Wednesday's Financial Times offered up a trifecta of much interest for our own Saint Paul.
First, a review of a concert by Saint's favorite Scottish rockers The Fratellis:
Presumably the ham-fisted heraldry was supposed to underline The Fratellis' pride at being a people's band. Unfashionable but hugely popular--their first album sold 1.5m copies--the Scottish trio bash out unreconstructed bloke rock, all football terrace choruses and beer-spraying guitar solos. The singer Jon Lawler has a passing resemblance to Marc Bolan with his tumbling curls of hair but otherwise they're archetypal lads next door, dressed in dark jeans and casual tops and possessing not one ounce of charisma.
They opened with "Mistress Mabel" from their new album Here We Stand. Pub rock piano and rhymes from Noel Gallagher's reject pile ("Mistress Mabel, you're seriously wrong/Clears my table, bang, and then she's gone") clattered from the stage. The words "Nae Dance" were spray-painted on a speaker stack. Beery men lurching around in the audience did their best to obey the injunction.
The evening's course had been set. The songs were plodding and derivative: sub-Beatles melodies, unglittery glam rock (more Slade than T-Rex), rabble-rousing punk rock in the dubious mould of The Libertines. Lawler's vocals aped Liam Gallagher's growl and the Arctic Monkeys' phrasing. Britpop's life flashed before my eyes.
But other than that, how was the show?
Then we have Gideon Rachman comparing American and British journalism and the use of Saint Paul's favorite tool of the trade; the anonymous source:
American journalists, I realised, regard themselves as members of a respectable profession--like lawyers or bankers. Their British counterparts generally prefer the idea that they are outsiders. They like to quote the adage of the late Nicholas Tomalin that: "The only qualities essential for real success in journalism are rat-like cunning, a plausible manner and a little literary ability."
The British sometimes argue that because American journalists have joined the establishment they are easily duped by "senior sources". The US press's supine role in the run-up to the Iraq war is cited as evidence.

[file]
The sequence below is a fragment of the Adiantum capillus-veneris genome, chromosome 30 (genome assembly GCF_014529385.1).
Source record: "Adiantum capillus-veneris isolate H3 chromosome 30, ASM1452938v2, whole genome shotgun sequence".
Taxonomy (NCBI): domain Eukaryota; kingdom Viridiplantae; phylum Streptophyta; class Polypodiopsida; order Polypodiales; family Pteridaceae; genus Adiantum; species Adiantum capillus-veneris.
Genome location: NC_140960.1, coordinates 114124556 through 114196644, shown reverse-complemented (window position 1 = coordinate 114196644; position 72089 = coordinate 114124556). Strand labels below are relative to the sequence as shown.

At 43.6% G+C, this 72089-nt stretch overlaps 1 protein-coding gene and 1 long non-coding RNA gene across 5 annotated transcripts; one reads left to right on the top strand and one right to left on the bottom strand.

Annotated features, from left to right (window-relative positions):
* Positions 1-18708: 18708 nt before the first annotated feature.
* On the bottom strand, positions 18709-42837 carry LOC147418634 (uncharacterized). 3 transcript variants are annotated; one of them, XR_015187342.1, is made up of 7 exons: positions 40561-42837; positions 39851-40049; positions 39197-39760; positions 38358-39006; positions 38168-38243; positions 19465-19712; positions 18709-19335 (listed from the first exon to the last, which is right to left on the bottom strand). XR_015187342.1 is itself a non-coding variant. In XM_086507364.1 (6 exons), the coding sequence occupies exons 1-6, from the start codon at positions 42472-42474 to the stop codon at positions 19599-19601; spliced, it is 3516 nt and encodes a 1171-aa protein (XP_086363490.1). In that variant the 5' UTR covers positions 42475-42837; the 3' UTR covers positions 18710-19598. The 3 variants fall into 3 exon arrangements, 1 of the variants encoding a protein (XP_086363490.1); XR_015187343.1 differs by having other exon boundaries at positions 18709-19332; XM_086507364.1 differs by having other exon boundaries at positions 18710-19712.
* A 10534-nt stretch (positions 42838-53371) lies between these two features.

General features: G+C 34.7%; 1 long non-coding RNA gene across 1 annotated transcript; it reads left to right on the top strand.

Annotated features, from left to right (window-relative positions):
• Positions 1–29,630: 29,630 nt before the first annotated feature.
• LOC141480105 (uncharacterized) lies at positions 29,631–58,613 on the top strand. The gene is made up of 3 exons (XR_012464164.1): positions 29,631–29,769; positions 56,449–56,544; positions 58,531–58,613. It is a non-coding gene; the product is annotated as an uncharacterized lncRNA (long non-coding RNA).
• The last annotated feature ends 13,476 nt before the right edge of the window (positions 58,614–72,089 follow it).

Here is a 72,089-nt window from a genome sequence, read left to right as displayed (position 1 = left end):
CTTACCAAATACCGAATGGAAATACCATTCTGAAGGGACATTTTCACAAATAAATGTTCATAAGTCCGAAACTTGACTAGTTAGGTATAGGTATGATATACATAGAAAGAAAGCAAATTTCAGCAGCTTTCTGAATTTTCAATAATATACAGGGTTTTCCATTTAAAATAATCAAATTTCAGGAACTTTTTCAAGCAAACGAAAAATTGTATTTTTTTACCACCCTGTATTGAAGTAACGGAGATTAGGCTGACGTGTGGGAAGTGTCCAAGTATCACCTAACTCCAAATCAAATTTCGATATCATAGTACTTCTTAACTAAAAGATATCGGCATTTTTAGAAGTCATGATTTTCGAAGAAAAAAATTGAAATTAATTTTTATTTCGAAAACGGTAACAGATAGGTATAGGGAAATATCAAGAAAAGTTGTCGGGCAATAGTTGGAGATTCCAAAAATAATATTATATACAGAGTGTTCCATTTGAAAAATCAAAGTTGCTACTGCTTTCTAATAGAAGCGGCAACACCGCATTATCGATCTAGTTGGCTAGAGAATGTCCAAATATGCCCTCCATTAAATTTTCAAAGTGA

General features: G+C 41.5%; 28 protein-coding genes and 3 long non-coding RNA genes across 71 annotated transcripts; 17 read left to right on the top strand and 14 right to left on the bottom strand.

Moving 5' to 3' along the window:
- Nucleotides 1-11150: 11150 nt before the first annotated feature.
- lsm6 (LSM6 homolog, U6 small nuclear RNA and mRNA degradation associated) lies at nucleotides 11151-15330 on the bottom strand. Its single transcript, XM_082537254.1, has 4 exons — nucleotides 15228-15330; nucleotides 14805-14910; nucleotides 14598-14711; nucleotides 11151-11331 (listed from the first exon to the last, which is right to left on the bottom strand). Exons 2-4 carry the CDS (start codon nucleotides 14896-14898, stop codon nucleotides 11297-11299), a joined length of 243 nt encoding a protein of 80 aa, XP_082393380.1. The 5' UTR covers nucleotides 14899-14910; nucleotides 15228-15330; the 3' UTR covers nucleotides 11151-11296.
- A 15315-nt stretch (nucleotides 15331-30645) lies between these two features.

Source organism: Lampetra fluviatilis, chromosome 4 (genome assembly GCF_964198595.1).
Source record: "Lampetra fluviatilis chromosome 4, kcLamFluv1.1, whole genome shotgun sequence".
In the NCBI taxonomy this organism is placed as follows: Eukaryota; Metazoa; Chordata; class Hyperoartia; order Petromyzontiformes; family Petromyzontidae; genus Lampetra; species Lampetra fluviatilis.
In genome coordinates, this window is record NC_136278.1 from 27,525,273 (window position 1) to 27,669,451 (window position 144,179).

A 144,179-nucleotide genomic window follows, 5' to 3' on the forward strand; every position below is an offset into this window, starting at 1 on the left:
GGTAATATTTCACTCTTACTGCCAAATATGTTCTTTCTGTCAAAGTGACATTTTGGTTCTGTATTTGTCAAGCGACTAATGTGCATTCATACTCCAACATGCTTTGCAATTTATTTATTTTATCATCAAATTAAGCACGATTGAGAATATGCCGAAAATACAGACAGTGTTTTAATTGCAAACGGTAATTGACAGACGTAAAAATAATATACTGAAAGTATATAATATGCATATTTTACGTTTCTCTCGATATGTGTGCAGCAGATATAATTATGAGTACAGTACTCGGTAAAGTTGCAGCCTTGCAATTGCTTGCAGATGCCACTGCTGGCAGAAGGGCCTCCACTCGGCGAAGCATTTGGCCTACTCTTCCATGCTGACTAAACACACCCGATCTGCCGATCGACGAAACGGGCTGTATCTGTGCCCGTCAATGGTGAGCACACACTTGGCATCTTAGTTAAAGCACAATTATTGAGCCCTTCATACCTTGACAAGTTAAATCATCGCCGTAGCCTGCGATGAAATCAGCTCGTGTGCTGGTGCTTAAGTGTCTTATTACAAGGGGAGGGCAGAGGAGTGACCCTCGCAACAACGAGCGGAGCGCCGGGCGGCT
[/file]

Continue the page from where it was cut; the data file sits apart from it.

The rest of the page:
Maybe so. On the other hand, it was painstaking and daring American journalism that uncovered the Watergate scandal.
Certainly, after a while in Washington I began to develop a grudging respect for my neighbours at the Tribune. I admired the fact that their investigative team would work for months on a single article. On the British paper I then worked for, an "investigation" was something we started on Tuesday and published on Sunday. I was also sure that when American papers used the phrase "sources say", there really were some sources. I was not always so confident when that phrase appeared in my own newspaper.
Later in my career, I found myself defending a British colleague in Thailand--who was being roundly criticised by some Americans for using quotes from the Bangkok Post, without attribution. I coldly informed my American colleagues that they were box-tickers, making a fuss about nothing. When the Americans left, my British colleague thanked me and then added casually: "Mind you, you might have struggled to find those quotes in the Bangkok Post." He had made them up.
Finally, a look at Saint Paul's favorite Asian cooking instrument, the "hot wok." Okay, it's really more of look at China's "war on nature" and the spectre of rising Chinese nationalism by Niall Ferguson, who is one of Saint's favorite writers:
China on the eve of next month's Olympic Games is like a "hot wok" of aiguozhuyi - national pride--according to Liu Xiaobo, the Chinese writer. The question is how far the Chinese government risks overcooking the popular mood. Wherever you go, there is no escaping the official slogan of Beijing 2008: "One World, One Dream". The five cutesy Olympic mascots known as Fuwa are equally ubiquitous, chirruping away on screens large and small, from Beijing's striking new international airport terminal to the humblest local railway carriage.
The trouble with a semi-planned economy, as soon becomes clear to the visitor to Chongqing, is twofold. First, in the absence of rule of law and meaningful private property rights, there are no real limits to the "negative externalities" of economic development. The air in Chongqing is as thick with pollutants as the local food is thick with hot chili peppers, frequently turning the city's natural mists into dense pea-soup fogs. Second, the semi-planned economy allocates resources to infrastructure investment but does nothing to mitigate social inequality. The economic gulf between insiders (officials and entrepreneurs) and outsiders (construction workers and the rest) is now huge. If this is the "harmonious society" of which China's leaders boast, then São Paulo is an egalitarian paradise.
Yet the new forms of electronic communication may just as easily act as channels for popular nationalism as for political dissent. "We Have Nothing to Fear", an unofficial video posted on the internet shortly after the unrest in Tibet, is almost hysterically critical of the western media.* With its ultra-nationalist imagery, its strident music and its defiant slogans--"China's sovereignty is sacred and inviolable"; "We have an obligation to safeguard the community's prosperity and stability"; "Do not provoke us!"--it perfectly captures the moment when Chinese nationalism met YouTube.
On the eve of the Olympics, there is indeed something of the "hot wok" about the mood in China. But it is China's hot websites, burning with a new generation's nationalism, that should make the rest of the world feel uneasy.